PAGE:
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For something that's the most natural event in the world, childbirth really takes it out of you. Let's take a closer look at what actually happens to your vagina after baby has emerged through the 'traditional' exit.
Cry or laugh, or maybe both at the same time, and you may find you wee yourself after giving birth. 40% of new mums suffer some incontinence. It usually goes away after a few weeks when your poor battered vagina starts to pull itself together again.
About half of new mums tear or have an episiotomy during birth. You'll have stitches to manage afterwards. These can become infected, so keep a close eye on yourself.
A prolapse is when your womb, bladder or rectum is pushed into your vaginal walls. It happens to about 10% of women. You'll feel something heavy in your vagina like the world is about to fall out. Feeling hot, sweaty and panicky at this point is natural, especially if you look in the mirror and see a bulge.
When you are surviving on 4 hours of broken sleep a night, sex is not on your mind. Your partner will just have to lump it. Any suggestion of oral in the meantime may result in it being bitten off. If you do fancy a quickie, you might be thwarted by vaginal dryness.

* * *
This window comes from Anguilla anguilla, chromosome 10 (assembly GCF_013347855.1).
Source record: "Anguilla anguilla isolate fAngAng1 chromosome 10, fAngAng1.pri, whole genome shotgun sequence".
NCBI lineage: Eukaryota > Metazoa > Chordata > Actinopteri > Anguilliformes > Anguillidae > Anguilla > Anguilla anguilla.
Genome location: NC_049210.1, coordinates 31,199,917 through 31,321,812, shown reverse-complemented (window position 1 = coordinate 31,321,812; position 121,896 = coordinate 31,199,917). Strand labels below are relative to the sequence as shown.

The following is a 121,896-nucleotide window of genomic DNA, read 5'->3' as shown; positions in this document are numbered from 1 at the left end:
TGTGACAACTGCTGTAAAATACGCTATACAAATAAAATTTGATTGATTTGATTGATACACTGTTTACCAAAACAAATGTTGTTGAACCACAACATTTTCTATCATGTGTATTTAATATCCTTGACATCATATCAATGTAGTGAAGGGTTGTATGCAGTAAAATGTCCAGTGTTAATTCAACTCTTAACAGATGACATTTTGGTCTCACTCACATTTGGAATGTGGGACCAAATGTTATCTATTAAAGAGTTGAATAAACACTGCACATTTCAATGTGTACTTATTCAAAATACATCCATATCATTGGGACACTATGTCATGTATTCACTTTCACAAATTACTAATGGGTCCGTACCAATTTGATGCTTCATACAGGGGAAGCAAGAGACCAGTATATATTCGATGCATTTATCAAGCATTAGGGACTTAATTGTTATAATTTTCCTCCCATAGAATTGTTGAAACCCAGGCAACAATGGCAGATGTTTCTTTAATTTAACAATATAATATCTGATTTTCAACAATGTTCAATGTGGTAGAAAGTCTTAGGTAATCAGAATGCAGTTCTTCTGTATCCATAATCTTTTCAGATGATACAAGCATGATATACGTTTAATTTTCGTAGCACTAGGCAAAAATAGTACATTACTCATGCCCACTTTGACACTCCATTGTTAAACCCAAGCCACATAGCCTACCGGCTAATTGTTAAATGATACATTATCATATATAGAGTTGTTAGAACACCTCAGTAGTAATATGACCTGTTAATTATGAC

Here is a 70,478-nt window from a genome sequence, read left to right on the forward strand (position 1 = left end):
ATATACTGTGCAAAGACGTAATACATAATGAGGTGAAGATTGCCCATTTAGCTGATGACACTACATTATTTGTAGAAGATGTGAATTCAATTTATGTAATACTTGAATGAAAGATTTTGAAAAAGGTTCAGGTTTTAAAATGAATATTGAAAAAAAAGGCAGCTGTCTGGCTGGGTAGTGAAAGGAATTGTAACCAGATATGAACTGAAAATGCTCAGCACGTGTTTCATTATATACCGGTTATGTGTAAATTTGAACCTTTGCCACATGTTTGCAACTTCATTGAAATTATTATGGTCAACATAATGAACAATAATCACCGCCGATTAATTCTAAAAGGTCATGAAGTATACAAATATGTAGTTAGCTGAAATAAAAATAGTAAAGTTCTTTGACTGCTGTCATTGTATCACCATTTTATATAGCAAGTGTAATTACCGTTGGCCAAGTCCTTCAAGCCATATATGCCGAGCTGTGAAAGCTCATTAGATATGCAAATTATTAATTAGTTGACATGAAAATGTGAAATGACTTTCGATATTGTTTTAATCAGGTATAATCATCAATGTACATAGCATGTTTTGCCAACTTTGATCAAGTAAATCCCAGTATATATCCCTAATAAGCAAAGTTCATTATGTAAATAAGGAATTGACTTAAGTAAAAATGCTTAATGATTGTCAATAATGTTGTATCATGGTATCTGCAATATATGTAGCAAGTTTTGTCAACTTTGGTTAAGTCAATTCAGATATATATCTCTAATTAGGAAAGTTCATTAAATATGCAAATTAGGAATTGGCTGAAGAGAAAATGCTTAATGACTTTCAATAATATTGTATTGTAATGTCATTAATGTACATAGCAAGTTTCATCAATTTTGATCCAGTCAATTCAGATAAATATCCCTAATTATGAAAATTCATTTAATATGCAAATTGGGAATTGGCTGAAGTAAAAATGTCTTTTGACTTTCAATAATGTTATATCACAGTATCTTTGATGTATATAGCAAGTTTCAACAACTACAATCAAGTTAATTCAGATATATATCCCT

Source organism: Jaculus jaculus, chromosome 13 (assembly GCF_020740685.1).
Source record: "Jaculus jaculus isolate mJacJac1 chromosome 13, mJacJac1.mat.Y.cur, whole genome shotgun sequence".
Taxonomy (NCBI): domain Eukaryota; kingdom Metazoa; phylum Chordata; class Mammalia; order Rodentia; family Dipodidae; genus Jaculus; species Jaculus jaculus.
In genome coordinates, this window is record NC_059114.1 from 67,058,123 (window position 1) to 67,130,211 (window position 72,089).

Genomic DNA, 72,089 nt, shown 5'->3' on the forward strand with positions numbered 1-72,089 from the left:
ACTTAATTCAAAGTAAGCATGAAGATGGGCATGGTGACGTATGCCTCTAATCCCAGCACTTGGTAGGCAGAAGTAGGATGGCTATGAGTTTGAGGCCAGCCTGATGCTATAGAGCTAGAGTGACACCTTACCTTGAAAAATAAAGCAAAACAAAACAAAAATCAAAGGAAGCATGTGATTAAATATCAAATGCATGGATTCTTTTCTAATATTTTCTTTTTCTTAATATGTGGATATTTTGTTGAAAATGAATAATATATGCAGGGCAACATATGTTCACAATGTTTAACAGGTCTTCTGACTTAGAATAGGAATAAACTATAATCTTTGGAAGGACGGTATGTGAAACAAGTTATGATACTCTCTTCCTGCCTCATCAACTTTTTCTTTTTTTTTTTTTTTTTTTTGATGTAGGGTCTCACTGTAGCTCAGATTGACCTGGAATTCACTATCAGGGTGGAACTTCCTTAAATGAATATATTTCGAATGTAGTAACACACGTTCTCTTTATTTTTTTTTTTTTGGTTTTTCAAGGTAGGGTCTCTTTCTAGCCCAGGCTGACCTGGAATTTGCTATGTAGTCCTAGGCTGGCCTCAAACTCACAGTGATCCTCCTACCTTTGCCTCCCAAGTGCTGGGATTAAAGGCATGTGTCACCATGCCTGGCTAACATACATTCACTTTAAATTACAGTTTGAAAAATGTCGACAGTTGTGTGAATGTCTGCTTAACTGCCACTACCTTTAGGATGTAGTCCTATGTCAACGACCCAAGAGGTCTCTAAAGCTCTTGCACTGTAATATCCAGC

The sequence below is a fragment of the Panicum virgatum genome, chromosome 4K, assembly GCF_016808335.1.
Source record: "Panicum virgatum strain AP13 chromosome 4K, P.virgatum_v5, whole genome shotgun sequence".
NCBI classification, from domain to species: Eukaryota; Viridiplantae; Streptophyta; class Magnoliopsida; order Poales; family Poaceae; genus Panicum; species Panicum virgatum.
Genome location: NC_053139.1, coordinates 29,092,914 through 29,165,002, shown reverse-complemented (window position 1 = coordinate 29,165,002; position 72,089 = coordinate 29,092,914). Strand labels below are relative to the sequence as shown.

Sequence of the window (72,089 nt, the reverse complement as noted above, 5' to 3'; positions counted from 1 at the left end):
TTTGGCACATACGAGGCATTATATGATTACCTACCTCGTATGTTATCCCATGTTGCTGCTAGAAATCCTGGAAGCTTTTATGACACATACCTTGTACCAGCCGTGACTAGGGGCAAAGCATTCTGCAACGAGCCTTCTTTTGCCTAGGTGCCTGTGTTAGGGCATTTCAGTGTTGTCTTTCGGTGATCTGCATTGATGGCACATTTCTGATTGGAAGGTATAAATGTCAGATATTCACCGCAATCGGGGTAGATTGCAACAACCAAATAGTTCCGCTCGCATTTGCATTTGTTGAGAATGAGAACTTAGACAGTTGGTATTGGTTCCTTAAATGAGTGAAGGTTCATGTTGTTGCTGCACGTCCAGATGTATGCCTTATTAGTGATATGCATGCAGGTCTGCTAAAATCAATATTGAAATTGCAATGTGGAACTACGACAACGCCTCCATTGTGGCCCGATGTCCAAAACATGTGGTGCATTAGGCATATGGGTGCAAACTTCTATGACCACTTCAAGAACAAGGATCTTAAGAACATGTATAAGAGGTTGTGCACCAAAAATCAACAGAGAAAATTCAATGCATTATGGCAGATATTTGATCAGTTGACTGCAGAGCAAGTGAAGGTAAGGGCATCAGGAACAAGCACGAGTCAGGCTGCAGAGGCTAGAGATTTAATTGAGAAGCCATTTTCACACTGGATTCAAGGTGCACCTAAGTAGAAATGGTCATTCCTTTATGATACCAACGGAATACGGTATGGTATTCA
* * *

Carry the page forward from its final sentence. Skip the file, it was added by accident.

Is there no end to these indignities?
After childbirth your vagina will not be as tight as it was, but what you may lack in virgin tightness you will make up for in sheer uninhibited naughtiness, after all if 12 nurses, 2 midwives, a surgeon and 4 medical students have seen up your lady parts whilst you cry and give birth to massive haemorrhoids, leaving the lights on for reverse cowgirl is a piece of cake.
Stop crying, you can make it better.
Pelvic floor muscles keep it all together down there. Your vagina can stretch up to 10cm to let that howling baby out, but it needs help to retract. Don't worry, you will walk again. Pelvic floor exercises often solve the majority of post-birth vaginal problems. In the days after birth you won't feel them moving much, but keep at it because they are very important. I bet there's an app you can download to help you work it out.
Use lubricant for about a year after giving birth, especially if you have an episiotomy scar - they occasionally split.
If you have stitches, wee in the bath or on a wet sponge to dilute your urine's acidity.
If the pelvic floor exercises don't do the trick, you may need an operation for a prolapse.
It'll probably depend on how big your baby is, or whether forceps or ventouse were used, as to how badly you are affected by these post birth vaginal problems. The key to recovery are your pelvic floor muscle exercises, so squeeze, squeeze and squeeze. If you can't locate them, go for a wee and then stop mid-flow. Those are the ones you need to endlessly exercise. You'll be glad you did.